Maybe Phil Jackson is feeling a little bitter about not being one of three coaches to win Coach of the Year honors three times (a distinction that now belongs to Gregg Popovich, Pat Riley and Don Nelson).
Maybe he just can't pass up the opportunity to dredge up an old rivalry.
When discussing the possibility of Carmelo Anthony accepting a reduced salary, Jackson invoked Tim Duncan as a point of comparison. Then, almost parenthetically, he made clear that he doesn't consider the San Antonio Spurs a dynasty, according to Newsday's Al Iannazzone:
Tim Duncan making the salary he's making after being part of a dynasty—not a dynasty, I wouldn't call San Antonio a dynasty—a force, a great force. They haven't been able to win consecutive championships but they've always been there. San Antonio has had a wonderful run through Tim's tenure there as a player. He's agreed to take a salary cut so other players can play with him so they can be this good. And that's the beginning of team play.
Let the debate begin. Are the Spurs a dynasty or merely a "great force" (whatever that means)? The franchise is an intriguing case study precisely because it seems to problematize our definitions of a dynasty.
On the one hand, Jackson is certainly correct that San Antonio hasn't won consecutive titles. On the other hand, it's won four championships (all during the Tim Duncan era) and competed for a fifth in a classic NBA Finals a season ago.
The team's regular-season accomplishments are also remarkable, year in and year out. If you add up the playoff appearances and longevity, it's hard to argue the Spurs are something less than dynastic—even if they don't quite feel like a traditional dynasty either.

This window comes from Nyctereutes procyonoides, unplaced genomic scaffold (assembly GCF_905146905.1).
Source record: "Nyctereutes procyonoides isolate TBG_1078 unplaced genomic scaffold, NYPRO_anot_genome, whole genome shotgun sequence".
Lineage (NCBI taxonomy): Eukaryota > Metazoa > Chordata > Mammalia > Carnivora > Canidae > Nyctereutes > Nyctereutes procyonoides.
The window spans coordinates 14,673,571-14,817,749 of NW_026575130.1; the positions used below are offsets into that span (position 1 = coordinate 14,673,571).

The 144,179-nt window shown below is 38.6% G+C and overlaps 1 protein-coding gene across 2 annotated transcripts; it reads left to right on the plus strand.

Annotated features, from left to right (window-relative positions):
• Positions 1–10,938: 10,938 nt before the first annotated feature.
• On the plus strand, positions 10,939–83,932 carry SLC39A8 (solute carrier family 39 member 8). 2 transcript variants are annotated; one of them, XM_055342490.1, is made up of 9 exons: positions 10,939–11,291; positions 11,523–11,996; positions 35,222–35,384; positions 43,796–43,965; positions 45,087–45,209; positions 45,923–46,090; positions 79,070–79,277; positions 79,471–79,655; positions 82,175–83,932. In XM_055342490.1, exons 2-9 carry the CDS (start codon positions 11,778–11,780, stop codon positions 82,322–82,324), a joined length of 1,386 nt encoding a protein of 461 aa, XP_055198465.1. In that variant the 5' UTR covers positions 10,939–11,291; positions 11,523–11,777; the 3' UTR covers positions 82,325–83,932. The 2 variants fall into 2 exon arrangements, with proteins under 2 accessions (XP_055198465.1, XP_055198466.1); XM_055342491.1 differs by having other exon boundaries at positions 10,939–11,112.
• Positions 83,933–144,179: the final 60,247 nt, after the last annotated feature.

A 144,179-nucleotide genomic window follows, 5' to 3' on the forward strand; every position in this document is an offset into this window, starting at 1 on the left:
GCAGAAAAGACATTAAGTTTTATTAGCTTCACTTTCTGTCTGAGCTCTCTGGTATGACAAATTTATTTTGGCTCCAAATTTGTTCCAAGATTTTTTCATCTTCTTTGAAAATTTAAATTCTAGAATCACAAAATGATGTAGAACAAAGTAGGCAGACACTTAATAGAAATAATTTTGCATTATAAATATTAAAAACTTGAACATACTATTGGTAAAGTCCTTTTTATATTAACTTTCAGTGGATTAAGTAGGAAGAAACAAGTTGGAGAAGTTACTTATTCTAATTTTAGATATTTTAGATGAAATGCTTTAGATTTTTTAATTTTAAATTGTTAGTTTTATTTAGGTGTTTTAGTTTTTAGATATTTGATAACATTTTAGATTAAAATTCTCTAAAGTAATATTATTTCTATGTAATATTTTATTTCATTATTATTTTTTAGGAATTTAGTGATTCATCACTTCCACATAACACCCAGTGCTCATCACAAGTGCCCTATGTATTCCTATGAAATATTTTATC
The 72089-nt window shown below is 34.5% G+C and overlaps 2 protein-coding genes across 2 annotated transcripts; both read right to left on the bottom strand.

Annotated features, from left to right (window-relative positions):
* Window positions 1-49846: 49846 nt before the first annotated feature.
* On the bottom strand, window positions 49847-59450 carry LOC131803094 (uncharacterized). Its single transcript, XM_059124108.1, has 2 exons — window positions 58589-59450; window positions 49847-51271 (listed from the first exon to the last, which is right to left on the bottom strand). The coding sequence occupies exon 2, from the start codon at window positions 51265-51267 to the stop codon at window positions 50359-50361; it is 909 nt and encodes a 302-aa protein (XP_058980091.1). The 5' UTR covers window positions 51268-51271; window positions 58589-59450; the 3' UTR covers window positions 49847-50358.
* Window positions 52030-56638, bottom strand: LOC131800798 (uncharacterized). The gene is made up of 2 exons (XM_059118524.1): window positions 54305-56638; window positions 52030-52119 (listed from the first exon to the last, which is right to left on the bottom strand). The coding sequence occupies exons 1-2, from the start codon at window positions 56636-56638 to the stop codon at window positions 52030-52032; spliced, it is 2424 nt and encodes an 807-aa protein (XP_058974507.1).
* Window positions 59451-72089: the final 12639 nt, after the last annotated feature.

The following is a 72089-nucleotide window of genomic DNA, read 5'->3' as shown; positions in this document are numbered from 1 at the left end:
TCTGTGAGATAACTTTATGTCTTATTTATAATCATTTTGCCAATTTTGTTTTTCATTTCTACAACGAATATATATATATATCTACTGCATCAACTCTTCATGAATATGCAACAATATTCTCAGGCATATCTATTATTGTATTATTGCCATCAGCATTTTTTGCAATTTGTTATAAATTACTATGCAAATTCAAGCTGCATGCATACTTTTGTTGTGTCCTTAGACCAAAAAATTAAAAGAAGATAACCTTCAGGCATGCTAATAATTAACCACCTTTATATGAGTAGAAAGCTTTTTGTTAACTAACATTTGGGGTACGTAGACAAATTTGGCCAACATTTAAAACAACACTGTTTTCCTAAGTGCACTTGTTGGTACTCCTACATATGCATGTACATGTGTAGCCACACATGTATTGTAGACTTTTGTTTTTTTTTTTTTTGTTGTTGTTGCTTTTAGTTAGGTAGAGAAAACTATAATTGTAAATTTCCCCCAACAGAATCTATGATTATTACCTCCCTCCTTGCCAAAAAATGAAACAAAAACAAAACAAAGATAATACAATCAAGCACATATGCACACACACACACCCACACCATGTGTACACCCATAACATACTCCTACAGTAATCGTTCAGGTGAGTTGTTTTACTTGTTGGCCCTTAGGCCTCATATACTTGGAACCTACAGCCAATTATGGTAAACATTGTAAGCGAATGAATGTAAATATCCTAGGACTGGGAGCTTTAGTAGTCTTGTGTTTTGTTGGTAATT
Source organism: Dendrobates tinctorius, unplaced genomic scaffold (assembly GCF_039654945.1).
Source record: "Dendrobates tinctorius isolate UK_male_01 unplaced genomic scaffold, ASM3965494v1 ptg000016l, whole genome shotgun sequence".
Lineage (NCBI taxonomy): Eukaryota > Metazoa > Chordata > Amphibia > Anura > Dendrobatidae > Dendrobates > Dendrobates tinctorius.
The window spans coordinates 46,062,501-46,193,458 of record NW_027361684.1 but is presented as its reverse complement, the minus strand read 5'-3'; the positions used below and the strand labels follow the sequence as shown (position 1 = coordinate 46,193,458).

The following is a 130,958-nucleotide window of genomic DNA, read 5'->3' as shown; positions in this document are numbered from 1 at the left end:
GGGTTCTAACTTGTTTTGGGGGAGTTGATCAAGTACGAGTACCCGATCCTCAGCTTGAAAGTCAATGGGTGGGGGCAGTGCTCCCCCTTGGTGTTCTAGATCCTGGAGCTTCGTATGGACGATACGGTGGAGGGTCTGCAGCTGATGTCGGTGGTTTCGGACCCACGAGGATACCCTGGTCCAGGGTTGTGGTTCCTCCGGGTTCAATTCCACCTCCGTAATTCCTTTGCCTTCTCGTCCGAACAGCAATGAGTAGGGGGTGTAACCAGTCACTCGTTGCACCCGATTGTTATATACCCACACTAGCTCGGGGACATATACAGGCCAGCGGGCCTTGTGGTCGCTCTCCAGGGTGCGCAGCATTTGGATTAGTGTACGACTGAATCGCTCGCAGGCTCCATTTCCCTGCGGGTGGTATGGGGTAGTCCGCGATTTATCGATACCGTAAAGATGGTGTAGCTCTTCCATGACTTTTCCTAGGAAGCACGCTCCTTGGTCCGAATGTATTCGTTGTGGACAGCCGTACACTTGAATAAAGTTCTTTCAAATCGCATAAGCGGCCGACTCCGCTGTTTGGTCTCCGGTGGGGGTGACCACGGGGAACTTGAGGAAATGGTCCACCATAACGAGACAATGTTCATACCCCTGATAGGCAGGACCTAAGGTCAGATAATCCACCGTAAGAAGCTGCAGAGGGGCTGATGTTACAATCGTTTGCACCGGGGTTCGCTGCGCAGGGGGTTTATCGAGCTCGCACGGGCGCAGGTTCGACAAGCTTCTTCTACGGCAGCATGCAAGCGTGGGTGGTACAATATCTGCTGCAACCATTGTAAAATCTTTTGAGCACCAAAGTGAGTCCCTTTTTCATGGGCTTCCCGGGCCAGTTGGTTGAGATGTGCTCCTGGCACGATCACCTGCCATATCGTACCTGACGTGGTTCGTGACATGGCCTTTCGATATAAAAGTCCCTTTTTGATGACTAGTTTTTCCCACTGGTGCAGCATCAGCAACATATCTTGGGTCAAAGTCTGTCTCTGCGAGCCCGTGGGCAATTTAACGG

Regardless of Jackson's stake in the whole conversation, it's an interesting discussion to be had.
As for Jackson's part in it, well, he seems to have always had a little something against the Spurs. According to Project Spurs' Jeff Garcia:
[Jackson] has never been one to shy from taking verbal jabs at the San Antonio Spurs. Ever since he’s been in the league (and especially when he was with the Lakers during the Spurs-Laker rivalry) he has called the Spurs out for having a asterisk title in 1999, and even gone far to say the Spurs have a 'Brokeback Mountain' style of play.
If San Antonio wins a fifth title while Duncan's still around, it will become harder to deny it as a dynasty—even if it never wins back-to-back championships. The Spurs are setting out to accomplish just that after claiming the league's best regular-season record.
The Knicks, meanwhile, have a ways to go before being considered a playoff team, much less a dynasty. Wins or no wins, Jackson will be paid $12 million a season to remodel the organization from the ground up.
Jackson's Bulls and Lakers were both considered dynasties by any metric. Between the two teams, he claimed 11 titles.